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Texas A&M pharmacy, medicine and engineering researchers work together to develop an inexpensive and reliable test for detecting—and potentially reversing—preeclampsia
Preeclampsia, a condition that occurs in as many as seven percent of pregnancies, can prove deadly for both mother and child. In the United States, approximately 10,500 babies die from preeclampsia each year out of an estimated half a million worldwide. Fans of the television show Downton Abbey will remember it as the cause of Lady Sybil’s death, but almost a century later, and despite decades of research, we still don’t fully understand this disease. Researchers at Texas A&M University are working to change that.
Mahua Choudhury, PhD, assistant professor at the Texas A&M Irma Lerma Rangel College of Pharmacy, is working with Gerard L. Coté, who holds the Charles H. and Bettye Barclay Professorship at the Texas A&M University College of Engineering and is director of the Center for Remote Health Technologies and Systems, and Kayla Bayless, PhD, an associate professor at the Texas A&M College of Medicine.
The researchers have identified a number of epigenetic factors affecting gene expression that tend to show up relatively early in the pregnancies of women who ultimately are diagnosed with preeclampsia, which is characterized by high blood pressure and protein in the urine. These factors thus make intriguing potential preeclampsia biomarkers. Choudhury hopes that she can use it to predict which women will get preeclampsia as early as nine weeks into their pregnancies—a vast improvement over the current tests, which don’t show the condition until 22 weeks into pregnancy.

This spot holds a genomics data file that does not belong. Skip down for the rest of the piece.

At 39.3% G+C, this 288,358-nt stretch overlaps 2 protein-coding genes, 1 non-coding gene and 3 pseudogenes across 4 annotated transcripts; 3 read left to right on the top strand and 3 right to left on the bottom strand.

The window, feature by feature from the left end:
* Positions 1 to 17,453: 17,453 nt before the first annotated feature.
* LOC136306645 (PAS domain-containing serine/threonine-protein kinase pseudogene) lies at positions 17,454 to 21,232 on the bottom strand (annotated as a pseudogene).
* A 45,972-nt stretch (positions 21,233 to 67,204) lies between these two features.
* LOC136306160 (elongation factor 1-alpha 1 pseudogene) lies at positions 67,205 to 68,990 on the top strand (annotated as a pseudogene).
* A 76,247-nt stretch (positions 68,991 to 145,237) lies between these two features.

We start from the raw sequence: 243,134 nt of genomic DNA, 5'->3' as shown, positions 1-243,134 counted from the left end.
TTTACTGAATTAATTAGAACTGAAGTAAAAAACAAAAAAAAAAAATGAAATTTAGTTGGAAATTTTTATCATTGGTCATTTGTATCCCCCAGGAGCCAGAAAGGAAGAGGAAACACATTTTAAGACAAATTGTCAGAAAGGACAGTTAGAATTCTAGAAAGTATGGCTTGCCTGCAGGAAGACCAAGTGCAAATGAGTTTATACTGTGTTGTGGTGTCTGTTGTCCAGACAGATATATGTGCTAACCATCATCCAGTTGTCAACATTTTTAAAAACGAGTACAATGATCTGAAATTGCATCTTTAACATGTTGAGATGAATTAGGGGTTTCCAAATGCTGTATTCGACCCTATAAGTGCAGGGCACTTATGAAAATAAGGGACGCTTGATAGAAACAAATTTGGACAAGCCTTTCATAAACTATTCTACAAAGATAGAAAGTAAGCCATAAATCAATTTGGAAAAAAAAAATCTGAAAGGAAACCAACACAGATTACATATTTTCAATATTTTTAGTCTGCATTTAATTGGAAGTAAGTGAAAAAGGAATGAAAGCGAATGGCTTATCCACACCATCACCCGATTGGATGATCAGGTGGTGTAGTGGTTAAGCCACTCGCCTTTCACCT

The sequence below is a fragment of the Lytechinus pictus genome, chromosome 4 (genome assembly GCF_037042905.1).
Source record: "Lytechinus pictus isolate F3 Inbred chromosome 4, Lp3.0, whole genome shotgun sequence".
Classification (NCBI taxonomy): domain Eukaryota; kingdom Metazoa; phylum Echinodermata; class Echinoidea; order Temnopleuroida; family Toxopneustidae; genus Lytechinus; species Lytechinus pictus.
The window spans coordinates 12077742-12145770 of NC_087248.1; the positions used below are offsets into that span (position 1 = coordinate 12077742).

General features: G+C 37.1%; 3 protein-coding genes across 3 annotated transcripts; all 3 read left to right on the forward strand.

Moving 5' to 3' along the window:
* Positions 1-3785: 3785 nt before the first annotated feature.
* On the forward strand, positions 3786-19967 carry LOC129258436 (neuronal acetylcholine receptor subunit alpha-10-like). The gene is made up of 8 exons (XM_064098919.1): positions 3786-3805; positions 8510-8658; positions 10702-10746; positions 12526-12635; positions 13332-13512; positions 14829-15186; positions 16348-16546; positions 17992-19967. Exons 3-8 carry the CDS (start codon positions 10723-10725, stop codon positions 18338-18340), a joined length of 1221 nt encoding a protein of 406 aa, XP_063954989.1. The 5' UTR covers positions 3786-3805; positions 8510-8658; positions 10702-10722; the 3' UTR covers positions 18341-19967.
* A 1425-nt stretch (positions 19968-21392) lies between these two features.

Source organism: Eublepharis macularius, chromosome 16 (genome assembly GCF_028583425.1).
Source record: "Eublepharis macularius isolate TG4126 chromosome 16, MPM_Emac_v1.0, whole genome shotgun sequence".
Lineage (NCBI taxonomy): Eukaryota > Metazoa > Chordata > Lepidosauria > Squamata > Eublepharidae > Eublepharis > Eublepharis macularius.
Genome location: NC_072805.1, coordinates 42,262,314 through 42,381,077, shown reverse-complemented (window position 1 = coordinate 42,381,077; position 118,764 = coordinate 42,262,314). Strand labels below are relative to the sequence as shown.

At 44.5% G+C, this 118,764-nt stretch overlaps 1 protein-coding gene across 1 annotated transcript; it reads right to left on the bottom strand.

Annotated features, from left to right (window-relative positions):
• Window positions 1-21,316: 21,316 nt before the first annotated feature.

“If we can know early who is likely to experience preeclampsia, we can possibly prevent it,” Choudhury said. “There are potentially nutritional or other interventions that could stop the disease before there are negative consequences for both mother and baby.” Bayless and Choudhury’s group are working together for several mechanistic aspects of these “nutraceutical” (meaning using food as medicine) inventions. “If successful, this can identify a susceptible population of women in time to treat the disease before life-threatening symptoms progress,” Bayless said.
Choudhury wants her test to be available to all women, even those in developing countries who lack money for health care. She received a grant in 2011 from the Bill & Melinda Gates Foundation, which funds innovative global health and development projects, to make the test available almost like a home pregnancy test. The test works by detecting an increase or decrease of expression of several epigenetic factors that might have implications in the development of preeclampsia.
“We envision developing a point-of-care test for detecting the new biomarkers of preeclampsia in a women’s blood or urine that could be very affordable and easy to use,” Coté said. The team is currently gathering additional preliminary data and applying for the necessary funding to progress faster and further.
“Ultimately, we hope that this same technology might be able to test for a multitude of other diseases, just by changing the type of factors on the stick that can detect the biomarker,” Choudhury said. “An extremely inexpensive and easy to administer test would make a major difference in the lives of people in the developing world and elsewhere who lack good access to care.”
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